Interview with Jan Wiemer - Winner of Dissertation of the Year, German Renewables Award 2021
In the following interview the GRA winner Jan Wiemer talks about future plans and ambitions.
EEHH: Dear Mr Wiemer, congratulations once again on winning the German Renewables Awards in the ‘Dissertation of the Year’ category! What projects are you currently working on?
Jan Wiemer: “Thank you! Having completed my Master’s, I’m undertaking a follow-up study for Avacon Netz GmbH, which also deals with overhead power line monitoring in combination with curtailments within the context of peak capping. In addition to wind energy feed-in, it also examines the impact of PV system feed-in and develops the existing methodology for calculating the SFK factor. As part of the SpiN-AI research project, we are also developing a demonstrator to simulate and visualise time series-based active power curtailments. In the long term, I’d like to complete my PhD and continue to work in research. I’m very excited by the many interesting people and ideas you can come across in this field.”
EEHH: What do you think of the new German government?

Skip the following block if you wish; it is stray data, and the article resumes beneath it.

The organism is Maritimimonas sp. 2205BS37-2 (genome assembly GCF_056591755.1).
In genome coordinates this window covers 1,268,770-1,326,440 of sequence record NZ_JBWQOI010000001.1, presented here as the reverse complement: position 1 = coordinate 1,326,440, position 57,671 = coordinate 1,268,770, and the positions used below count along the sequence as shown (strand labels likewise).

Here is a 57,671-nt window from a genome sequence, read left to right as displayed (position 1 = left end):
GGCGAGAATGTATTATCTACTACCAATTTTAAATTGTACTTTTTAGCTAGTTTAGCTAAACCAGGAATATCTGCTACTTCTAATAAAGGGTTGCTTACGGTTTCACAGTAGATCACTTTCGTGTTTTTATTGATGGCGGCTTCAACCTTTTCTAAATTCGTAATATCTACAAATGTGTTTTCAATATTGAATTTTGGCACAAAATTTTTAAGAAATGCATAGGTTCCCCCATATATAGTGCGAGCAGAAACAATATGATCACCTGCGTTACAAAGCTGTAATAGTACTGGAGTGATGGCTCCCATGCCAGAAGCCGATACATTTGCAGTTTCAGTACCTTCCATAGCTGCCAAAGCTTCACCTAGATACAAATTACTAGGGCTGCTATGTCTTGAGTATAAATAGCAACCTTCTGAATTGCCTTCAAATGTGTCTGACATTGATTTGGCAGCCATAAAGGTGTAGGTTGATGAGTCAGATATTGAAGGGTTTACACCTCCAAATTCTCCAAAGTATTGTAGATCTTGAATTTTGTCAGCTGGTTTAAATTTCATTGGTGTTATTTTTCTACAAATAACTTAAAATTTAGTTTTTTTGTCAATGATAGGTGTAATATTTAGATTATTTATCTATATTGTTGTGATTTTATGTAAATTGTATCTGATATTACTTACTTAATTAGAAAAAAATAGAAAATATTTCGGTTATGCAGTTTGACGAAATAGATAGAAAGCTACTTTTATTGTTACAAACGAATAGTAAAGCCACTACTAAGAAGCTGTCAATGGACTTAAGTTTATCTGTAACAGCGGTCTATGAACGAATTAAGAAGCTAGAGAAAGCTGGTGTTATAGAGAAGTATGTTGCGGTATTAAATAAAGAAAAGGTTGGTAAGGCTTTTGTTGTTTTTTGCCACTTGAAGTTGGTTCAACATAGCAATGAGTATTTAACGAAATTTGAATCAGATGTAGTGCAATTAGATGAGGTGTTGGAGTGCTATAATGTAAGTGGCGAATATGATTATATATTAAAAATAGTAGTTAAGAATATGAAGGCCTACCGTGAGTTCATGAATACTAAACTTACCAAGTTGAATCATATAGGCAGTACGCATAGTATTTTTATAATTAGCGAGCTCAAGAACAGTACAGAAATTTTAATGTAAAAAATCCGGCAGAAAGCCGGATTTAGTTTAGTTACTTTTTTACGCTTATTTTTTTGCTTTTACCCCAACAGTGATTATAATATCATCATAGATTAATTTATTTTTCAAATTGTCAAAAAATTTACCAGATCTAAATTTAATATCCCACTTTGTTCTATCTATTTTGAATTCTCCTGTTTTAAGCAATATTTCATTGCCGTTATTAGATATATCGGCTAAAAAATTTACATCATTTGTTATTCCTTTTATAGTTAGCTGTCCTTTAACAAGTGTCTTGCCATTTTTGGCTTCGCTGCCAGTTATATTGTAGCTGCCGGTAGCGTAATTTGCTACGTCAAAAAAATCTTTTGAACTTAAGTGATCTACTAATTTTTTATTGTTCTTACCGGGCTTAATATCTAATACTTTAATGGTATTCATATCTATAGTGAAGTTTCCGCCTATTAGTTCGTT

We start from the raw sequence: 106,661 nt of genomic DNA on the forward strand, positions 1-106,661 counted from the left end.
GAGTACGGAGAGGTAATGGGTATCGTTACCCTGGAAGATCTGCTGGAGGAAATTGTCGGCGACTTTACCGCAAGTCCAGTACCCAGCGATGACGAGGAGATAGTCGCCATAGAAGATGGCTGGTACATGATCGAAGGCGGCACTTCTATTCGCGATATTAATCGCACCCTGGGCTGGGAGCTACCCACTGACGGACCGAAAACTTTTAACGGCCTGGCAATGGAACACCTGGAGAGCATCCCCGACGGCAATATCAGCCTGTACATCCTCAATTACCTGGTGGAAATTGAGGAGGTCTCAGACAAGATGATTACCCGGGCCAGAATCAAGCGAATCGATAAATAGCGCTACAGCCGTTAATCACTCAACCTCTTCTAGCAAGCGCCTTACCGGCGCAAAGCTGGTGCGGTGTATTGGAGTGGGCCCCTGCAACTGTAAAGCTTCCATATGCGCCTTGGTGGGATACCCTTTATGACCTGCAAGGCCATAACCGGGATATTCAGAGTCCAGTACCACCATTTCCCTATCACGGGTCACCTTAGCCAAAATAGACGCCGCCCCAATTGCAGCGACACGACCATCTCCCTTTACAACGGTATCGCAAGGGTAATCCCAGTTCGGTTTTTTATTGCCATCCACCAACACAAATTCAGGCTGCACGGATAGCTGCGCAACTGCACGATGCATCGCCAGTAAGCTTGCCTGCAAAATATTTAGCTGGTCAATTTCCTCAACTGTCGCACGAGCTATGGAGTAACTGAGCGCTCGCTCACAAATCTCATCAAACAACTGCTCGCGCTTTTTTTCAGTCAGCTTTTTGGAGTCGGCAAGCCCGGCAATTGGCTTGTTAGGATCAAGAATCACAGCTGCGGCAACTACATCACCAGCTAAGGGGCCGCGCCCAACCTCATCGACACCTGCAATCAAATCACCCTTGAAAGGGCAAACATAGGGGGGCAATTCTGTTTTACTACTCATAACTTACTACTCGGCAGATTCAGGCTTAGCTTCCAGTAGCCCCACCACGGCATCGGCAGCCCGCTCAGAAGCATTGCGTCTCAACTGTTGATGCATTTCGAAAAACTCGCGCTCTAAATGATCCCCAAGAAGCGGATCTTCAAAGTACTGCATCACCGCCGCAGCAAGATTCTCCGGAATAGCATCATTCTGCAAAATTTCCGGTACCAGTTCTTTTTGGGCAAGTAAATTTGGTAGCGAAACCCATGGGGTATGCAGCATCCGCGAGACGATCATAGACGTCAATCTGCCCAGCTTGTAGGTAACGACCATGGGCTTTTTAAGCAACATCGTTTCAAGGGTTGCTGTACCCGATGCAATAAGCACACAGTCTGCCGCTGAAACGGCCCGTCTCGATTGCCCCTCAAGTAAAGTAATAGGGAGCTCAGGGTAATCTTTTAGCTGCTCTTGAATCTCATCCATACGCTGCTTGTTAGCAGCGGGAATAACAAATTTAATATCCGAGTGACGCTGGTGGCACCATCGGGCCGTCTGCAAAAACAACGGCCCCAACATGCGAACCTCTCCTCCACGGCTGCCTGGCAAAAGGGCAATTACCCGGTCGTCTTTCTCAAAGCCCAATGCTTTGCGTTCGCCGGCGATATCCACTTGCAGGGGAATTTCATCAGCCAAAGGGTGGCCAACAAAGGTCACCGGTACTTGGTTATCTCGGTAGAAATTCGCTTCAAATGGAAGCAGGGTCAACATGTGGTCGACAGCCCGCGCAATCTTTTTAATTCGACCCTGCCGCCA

Jan Wiemer: “I hope that the coalition will provide new impetus for the implementation of the energy transition. Of course, this will also require a great deal of money and lots of investment and is ultimately about the economic damage caused by climate change. Scientists have been predicting climate change for a long time now, but so far this has failed to provide sufficient assistance. Clearly, there is a continued lack of consistent implementation in all sectors.”
EEHH: In your view, what are the most significant developments in the renewable energies sector?
Jan Wiemer: “Primarily, the huge expansion of renewable energies. We also need digitalisation in order to be able to offset fluctuations in the energy supply with the help of needs-based regulatory measures. The grid must be able to respond reliably to these fluctuations. Heat pumps could play a decisive role in the successful transition of the heating sector. I also think it’s important to reduce bureaucratic barriers. Basically, the initiatives of all citizens should be encouraged rather than thwarted. I also regard renewable energies as a key economic factor for Germany and the EU, with many potential and existing jobs.”